Algae-based technology nets $3 million in funding


September 2, 2008

Arizona State University has entered into a groundbreaking research and commercialization collaboration with Heliae Development, LLC and Science Foundation Arizona (SFAz) to develop, produce and sell kerosene-based aviation fuel derived from algae.

Arizona Technology Enterprises (AzTE), the technology venturing arm of ASU, announced the initiative today.

This biofuel project will focus on the commercial production of kerosene from algae using patented technologies developed by Professors Qiang Hu and Milton Sommerfeld at ASU’s Laboratory for Algae Research & Biotechnology.

The research efforts of Hu and Sommerfeld in algal-based biofuels and biomaterials have already moved from the laboratory to field pilot-scale demonstration and production. Their pioneering discoveries have demonstrated significant cost-reduction benefits when compared with traditional methods of producing kerosene from petroleum.

Hu and Sommerfeld have identified specific algal strains that can convert a significant portion of their cellular mass into a type of oil that is a group of “medium-chain fatty acids”. The oil produced by these particular algae is high in concentration of medium-chain fatty acids, which, after deoxygenation treatment, closely mirrors the length of the hydrocarbon chains found in what is commonly called kerosene.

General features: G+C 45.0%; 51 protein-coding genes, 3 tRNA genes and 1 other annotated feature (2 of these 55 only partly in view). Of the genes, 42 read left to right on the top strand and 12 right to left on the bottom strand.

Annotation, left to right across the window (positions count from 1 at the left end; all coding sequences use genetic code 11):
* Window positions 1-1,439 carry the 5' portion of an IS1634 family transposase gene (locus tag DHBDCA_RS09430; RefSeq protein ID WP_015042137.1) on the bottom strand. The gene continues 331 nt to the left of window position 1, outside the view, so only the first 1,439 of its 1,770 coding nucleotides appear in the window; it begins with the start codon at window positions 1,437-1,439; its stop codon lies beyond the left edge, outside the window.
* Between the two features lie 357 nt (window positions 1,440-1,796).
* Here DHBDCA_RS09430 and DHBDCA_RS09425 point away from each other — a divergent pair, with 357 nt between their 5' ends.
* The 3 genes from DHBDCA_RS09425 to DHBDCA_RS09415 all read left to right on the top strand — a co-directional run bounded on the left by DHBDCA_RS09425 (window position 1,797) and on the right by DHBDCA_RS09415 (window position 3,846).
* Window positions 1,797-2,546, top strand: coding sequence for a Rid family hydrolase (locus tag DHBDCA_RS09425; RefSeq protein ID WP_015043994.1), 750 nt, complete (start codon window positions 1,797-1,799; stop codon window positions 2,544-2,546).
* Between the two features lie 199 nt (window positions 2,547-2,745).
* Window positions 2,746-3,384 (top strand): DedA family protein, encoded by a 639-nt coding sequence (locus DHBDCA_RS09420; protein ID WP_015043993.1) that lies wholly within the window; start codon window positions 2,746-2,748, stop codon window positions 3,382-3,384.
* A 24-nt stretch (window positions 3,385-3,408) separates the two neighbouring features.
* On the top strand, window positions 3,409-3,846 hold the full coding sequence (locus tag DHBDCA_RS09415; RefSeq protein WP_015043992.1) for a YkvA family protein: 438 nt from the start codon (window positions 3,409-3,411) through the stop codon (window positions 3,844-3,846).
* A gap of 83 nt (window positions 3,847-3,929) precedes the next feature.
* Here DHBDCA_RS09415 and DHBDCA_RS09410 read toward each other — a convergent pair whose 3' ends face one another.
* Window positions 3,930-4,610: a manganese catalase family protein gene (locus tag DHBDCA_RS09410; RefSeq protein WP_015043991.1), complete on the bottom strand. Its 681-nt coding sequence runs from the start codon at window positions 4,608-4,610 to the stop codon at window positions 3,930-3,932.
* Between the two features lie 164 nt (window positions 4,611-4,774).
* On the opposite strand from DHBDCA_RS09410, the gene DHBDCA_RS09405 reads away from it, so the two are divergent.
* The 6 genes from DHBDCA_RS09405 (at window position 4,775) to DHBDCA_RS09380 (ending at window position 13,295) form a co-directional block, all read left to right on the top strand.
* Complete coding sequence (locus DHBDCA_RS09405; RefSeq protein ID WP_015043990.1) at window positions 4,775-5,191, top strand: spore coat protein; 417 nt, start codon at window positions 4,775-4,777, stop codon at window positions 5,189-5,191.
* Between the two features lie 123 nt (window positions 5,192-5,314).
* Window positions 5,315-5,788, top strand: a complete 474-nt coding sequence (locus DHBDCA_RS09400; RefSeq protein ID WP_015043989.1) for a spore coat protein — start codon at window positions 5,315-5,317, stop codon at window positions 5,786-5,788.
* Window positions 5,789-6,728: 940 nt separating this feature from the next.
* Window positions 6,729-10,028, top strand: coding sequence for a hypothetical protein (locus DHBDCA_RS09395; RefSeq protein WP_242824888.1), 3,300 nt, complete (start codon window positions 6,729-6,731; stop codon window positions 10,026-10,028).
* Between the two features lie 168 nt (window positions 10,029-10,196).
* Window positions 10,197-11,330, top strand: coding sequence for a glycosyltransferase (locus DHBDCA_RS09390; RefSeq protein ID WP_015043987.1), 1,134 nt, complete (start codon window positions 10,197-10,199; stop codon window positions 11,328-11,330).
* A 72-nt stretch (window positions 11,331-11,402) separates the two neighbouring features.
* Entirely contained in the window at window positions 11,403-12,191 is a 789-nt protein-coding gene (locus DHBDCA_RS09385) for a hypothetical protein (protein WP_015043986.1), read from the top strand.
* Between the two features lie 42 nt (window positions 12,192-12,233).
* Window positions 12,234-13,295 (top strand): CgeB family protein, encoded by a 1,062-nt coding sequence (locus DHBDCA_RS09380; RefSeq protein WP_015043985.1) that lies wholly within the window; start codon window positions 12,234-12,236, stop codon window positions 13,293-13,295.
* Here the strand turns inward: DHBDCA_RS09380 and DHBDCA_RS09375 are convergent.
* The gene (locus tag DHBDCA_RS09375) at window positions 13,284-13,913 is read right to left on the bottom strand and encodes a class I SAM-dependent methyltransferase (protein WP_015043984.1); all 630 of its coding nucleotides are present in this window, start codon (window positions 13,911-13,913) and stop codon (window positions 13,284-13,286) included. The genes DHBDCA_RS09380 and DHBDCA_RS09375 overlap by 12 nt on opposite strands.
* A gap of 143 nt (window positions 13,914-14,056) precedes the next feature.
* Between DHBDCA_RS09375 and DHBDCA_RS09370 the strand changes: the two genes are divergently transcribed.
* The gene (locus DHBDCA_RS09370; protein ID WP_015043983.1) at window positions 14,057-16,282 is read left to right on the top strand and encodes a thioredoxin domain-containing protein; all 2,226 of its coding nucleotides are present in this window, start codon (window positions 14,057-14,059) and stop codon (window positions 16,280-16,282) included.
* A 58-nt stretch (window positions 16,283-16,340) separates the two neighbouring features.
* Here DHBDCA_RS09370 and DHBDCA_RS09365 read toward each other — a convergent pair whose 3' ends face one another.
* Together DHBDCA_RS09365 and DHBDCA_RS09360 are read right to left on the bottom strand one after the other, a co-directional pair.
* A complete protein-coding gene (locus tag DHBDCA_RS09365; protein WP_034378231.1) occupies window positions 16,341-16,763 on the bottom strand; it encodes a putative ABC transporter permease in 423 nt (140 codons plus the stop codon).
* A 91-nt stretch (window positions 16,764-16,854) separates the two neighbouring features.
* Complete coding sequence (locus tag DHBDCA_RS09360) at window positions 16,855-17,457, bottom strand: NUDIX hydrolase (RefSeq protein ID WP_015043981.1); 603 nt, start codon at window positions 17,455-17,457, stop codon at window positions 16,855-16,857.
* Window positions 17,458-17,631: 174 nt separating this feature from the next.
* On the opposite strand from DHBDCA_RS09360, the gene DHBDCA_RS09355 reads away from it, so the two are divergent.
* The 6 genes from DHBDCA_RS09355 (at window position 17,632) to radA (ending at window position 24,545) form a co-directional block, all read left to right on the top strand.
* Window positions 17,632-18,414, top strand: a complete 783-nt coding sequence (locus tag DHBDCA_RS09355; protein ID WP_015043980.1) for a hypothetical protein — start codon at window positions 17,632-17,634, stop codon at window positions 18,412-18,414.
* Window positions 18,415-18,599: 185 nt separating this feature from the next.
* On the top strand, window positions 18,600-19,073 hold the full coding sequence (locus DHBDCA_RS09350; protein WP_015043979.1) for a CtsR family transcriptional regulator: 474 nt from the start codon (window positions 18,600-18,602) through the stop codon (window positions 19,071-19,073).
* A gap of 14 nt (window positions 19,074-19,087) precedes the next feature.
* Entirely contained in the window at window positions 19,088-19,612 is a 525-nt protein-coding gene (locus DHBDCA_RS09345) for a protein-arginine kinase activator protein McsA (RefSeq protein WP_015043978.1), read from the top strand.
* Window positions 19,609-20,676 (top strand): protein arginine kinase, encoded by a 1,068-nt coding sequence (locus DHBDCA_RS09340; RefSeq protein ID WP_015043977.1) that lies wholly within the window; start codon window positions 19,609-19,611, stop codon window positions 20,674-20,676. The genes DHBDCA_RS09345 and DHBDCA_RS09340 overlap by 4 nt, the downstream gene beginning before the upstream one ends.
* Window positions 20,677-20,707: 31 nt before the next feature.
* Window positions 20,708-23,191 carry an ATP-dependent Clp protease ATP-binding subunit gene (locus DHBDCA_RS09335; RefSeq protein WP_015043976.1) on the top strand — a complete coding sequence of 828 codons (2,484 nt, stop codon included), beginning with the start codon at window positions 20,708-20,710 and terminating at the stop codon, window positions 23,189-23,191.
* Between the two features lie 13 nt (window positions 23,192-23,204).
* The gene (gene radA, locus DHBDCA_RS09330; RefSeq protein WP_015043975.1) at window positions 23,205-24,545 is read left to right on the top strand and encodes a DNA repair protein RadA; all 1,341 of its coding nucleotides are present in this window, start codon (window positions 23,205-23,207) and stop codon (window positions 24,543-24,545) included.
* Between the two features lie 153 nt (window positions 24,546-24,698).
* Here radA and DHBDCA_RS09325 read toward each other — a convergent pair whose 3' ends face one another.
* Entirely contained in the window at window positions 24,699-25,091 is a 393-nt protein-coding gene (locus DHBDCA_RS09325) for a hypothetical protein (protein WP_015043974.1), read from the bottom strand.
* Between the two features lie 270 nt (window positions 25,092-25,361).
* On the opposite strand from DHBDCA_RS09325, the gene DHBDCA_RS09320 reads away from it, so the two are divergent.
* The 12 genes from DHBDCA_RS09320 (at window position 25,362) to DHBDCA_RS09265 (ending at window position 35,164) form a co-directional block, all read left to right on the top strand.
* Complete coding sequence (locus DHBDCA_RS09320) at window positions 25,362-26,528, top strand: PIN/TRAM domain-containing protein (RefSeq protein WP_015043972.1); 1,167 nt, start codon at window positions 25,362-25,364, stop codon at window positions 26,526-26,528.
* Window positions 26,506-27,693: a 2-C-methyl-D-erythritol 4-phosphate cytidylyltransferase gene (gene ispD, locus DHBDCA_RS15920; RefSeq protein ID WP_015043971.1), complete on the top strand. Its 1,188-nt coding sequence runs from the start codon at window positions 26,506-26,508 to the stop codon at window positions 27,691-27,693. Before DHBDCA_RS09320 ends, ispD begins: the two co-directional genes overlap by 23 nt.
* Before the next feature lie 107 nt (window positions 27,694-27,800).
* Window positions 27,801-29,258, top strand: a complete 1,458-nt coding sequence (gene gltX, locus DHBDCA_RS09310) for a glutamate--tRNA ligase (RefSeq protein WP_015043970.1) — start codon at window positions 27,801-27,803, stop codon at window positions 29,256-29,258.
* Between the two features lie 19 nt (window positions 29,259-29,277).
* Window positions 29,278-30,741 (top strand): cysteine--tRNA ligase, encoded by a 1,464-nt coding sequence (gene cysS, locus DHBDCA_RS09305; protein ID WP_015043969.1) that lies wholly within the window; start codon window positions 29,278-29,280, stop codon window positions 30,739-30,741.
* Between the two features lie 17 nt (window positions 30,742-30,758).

Kerosene, when mixed with minor amounts of fuel additives, is known as JP8 or Jet A, which is suitable for use in jet aviation applications. A competitive advantage of the medium-chain fatty acid-based kerosene production is elimination of an expensive chemical or thermal cracking process, which is otherwise necessary for long-chain fatty acids commonly found in animal fat, vegetable oils, and typical algae oils.

Heliae Development, LLC (Heliae) was recently formed by several out-of-state private equity investors (including individuals who are members of an extremely successful private family business with a long-standing commitment to the environment) for the purpose of licensing and developing these algal strains for jet fuel. The company will lease space at SkySong, the ASU Scottsdale Innovation Center.